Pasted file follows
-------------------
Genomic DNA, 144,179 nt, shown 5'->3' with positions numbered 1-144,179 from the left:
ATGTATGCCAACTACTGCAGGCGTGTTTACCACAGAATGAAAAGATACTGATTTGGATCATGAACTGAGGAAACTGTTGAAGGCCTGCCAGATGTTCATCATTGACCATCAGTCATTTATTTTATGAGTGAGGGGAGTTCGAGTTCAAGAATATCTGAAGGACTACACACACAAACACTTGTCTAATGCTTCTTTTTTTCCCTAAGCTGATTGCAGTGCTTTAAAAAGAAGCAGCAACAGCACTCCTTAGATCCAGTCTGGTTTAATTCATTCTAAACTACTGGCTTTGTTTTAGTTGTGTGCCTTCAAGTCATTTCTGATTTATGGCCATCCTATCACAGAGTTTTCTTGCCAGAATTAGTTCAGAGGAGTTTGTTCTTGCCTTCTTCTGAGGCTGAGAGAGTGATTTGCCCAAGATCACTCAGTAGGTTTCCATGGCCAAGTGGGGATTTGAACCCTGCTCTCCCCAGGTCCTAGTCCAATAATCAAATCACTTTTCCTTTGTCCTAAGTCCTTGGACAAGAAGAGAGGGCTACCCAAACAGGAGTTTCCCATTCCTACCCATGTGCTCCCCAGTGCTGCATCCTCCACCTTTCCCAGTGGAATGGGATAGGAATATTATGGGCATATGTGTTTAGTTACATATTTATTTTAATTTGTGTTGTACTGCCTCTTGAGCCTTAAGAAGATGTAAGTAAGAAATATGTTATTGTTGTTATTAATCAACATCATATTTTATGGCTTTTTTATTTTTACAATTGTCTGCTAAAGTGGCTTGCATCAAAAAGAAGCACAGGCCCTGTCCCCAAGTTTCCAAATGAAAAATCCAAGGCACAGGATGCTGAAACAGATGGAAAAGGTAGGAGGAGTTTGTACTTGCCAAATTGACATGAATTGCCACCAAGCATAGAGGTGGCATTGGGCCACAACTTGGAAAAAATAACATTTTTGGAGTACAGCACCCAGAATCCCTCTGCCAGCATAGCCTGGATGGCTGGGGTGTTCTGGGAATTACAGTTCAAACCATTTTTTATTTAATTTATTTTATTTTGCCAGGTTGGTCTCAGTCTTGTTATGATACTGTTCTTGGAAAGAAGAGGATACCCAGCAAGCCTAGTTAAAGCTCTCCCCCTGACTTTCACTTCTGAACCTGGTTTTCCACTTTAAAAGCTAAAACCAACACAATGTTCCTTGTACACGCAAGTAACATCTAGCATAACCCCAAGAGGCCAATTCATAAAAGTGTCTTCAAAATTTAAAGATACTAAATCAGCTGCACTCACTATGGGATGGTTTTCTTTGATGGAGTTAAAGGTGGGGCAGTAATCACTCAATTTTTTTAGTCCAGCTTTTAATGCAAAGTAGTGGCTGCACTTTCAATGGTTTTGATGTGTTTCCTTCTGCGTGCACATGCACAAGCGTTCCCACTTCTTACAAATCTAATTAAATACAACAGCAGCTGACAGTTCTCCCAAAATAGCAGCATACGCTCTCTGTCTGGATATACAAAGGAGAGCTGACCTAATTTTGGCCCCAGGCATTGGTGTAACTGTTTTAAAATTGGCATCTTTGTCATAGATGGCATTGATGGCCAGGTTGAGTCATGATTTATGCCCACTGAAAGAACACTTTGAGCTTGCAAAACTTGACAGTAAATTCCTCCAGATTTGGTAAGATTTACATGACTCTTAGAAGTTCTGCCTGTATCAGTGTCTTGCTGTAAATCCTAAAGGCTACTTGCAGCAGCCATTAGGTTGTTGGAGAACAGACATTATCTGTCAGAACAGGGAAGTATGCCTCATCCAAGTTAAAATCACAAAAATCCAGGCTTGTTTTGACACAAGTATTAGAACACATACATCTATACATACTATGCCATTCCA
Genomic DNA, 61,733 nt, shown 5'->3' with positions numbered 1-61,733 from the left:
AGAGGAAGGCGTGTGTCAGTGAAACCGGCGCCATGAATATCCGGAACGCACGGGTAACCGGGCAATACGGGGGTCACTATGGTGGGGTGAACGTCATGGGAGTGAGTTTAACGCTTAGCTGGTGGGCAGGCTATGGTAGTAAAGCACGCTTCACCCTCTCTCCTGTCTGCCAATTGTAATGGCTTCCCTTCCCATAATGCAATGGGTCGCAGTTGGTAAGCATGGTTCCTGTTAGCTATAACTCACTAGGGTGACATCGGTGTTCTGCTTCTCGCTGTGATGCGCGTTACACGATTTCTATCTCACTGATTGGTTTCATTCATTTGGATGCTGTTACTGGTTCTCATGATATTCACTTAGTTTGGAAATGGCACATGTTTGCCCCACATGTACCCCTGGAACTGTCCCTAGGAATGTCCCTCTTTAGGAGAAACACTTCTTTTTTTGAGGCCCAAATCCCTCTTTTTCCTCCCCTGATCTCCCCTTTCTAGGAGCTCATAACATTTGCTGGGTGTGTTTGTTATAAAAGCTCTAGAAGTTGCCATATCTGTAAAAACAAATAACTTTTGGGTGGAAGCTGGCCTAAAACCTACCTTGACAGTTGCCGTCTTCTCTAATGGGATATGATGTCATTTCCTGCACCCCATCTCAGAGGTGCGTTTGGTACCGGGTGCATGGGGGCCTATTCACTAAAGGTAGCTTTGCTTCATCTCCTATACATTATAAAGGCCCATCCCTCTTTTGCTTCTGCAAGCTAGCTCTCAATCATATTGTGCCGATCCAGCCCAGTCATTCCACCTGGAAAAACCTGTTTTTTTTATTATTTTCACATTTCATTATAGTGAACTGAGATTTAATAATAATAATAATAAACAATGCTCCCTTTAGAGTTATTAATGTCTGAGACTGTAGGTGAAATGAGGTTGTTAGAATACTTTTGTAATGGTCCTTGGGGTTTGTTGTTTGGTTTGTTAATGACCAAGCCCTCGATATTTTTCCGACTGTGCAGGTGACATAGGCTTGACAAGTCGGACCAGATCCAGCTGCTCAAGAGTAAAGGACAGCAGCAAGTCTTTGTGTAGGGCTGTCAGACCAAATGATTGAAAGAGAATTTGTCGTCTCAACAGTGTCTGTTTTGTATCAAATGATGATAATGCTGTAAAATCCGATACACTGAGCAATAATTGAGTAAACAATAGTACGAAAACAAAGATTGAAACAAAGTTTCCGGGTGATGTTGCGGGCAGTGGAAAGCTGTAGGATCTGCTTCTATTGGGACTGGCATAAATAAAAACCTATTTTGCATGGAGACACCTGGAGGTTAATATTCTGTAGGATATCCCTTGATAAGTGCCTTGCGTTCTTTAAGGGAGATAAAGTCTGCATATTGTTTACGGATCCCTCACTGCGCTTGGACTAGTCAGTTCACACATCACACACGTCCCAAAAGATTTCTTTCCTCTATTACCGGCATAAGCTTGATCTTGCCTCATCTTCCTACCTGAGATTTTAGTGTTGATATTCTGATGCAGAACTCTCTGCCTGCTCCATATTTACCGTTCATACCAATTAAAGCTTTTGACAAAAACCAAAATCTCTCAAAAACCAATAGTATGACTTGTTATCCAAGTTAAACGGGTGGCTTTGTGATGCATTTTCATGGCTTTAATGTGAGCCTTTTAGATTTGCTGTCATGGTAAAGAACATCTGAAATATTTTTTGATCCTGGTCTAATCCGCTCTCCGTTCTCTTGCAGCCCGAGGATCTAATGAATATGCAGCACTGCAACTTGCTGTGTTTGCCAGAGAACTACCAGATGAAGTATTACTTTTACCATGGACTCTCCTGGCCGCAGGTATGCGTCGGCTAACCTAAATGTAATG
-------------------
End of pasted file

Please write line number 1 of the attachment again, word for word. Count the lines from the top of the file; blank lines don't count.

Genomic DNA, 144,179 nt, shown 5'->3' with positions numbered 1-144,179 from the left: